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Gluten Free Popovers

by Karen on December 31st, 2013

simple mini popovers flavored with chives and white cheddar

Wistful for Home Economics Class

I really would like to bring home ec back.  Kids today are really missing out by not having the opportunity to learn about basic home making skills in school.  In middle school home ec class I learned how to cook,  do laundry, and sew— though my parents involved me in these activities at younger ages, I learned a few new skills from my teachers.  In high school I took a shop class to learn woodworking, metal, and electrical skills.  I was the only girl in the class and looking back I think it should have been a required course along with a personal finance class.  And car maintenance? No problem, my dad taught me how to change the oil in my car and how to change a tire—two things I have to admit I never taught my kids.

As our teachers spend time preparing for the required standardized tests we have lost these valuable “basic life skills” classes.  I remember all of these classes being a lot of fun and I use much of what I learned there every day.

The Popover Pan

I received a popover pan as a gift—something that was never on my radar screen.  The pan is designed to allow high oven heat to completely encircle the popover quickly to transform the liquid in the batter to steam, causing the batter to expand with air pockets and “pop-over” the pan.

To put the pan to the test, I used a few recipes that were unsuccessful.  Then I remembered Erin of The Sensitive Epicure. Erin is someone I have collaborated with in the past for The Gluten Free Ratio Rally. Her food-science approach to cooking has always impressed me so I figured if she had a popover recipe it would be a fully-vetted gluten free recipe that I could trust.  Sure enough after following her recipe exactly I found results!!!  The popover really did POP!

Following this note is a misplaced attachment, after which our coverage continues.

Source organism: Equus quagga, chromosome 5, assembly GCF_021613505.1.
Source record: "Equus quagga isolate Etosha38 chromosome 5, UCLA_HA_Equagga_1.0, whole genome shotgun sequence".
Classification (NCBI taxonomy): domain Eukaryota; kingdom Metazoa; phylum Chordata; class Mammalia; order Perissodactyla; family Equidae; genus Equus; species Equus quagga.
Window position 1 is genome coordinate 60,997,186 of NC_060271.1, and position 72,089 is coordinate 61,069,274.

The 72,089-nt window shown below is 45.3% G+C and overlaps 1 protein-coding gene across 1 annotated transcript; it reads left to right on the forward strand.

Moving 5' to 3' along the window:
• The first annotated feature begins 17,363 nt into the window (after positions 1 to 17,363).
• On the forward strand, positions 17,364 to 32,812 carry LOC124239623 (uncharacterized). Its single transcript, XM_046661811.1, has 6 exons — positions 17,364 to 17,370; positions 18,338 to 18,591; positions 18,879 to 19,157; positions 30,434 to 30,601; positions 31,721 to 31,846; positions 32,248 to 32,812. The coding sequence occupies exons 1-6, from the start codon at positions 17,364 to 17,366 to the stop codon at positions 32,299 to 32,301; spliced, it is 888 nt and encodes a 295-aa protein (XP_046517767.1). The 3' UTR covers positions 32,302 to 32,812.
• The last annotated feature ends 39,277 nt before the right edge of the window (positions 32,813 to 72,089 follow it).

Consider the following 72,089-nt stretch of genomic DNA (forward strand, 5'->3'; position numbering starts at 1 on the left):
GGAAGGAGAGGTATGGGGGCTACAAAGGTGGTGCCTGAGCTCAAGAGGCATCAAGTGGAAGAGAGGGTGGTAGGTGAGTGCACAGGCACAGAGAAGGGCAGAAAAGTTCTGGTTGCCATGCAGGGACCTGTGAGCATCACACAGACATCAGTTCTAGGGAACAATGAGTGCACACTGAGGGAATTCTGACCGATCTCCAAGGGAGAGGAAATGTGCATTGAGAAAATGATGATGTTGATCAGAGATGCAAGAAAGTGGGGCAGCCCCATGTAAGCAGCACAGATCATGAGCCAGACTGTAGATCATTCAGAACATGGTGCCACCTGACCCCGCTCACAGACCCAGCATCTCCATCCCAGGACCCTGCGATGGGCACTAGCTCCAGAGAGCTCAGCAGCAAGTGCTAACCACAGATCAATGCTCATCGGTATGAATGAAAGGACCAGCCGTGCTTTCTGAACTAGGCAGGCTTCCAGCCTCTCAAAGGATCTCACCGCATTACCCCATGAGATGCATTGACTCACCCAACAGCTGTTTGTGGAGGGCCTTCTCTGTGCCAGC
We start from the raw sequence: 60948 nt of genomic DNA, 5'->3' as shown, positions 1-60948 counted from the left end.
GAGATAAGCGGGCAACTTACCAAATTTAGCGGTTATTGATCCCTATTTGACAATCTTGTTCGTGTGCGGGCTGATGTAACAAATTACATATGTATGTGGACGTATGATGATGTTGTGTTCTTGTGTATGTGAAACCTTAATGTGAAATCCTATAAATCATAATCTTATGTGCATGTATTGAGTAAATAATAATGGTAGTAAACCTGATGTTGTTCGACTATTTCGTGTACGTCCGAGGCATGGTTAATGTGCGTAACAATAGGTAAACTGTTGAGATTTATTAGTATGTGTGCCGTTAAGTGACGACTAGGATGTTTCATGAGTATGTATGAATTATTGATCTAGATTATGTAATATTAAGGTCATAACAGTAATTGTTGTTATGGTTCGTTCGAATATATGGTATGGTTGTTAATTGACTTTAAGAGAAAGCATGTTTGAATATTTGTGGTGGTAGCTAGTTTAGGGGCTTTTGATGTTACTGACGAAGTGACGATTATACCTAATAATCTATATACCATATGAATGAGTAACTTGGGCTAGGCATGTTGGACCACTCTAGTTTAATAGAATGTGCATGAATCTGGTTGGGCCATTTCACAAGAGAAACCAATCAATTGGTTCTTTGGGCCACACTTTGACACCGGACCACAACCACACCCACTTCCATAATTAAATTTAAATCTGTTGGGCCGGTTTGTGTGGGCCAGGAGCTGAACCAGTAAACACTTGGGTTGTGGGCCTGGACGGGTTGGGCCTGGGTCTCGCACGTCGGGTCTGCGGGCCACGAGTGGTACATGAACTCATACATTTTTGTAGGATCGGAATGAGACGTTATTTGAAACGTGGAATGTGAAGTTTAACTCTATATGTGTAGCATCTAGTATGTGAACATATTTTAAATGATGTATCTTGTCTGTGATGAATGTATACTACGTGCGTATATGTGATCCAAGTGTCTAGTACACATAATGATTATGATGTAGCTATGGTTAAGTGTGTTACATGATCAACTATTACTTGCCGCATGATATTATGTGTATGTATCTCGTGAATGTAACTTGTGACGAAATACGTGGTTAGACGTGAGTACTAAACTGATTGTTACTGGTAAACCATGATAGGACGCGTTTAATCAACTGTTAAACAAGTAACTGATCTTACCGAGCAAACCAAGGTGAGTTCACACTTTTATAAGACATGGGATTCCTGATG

Guess I should have paid better attention in science class!

(the popover at the top of this post was made with Erin’s recipe exactly)


Karen’s Popover’s with Millet Flour, Sweet Rice Flour and Tapioca Flour


Erin’s recipe made with equal parts sweet rice flour, tapioca, and millet flour

I like to tweak what works, so once I had a popover that really popped I decided to make a flour adjustment to see what would happen. I decided to go with equal parts of sweet rice flour, tapioca flour and millet flour.

Gluten Free Popover Recipe

well there is no point in me recreating the wheel.  Follow the link to Erin’s recipe, try it her way and also using equal parts  sweet rice flour, tapioca flour and millet flour.


This recipe requires a few more steps but often that is the case in gluten free baking—at least it is in the recipes that actually taste good.  And if you are going to spend time, money, and calories on gluten free baked goods then it better be worthwhile, otherwise you are simply following gorgeous food photography and not necessarily a good GF recipe.

Gluten Free Sweet or Savory Popovers

Popovers are so easy to prepare, they are versatile too — either sweet or savory.

You can add bits of bacon, garlic salt, herbs, and/or cheese.  I have seen recipes where popovers are split open and chicken pot pie filling is served over the popover.  In this case chicken stock replaces a bit of the milk in the popover recipe.

And plain popovers can be served sweet with Strawberries and Cream or Butter and Jam


Another Popover Recipe that’s simple and good

Let me introduce you to our Talented Cook Lulu….and did I mention she can dance?

Spray the muffin tin


that first step was easy


pour the batter into the prepared pan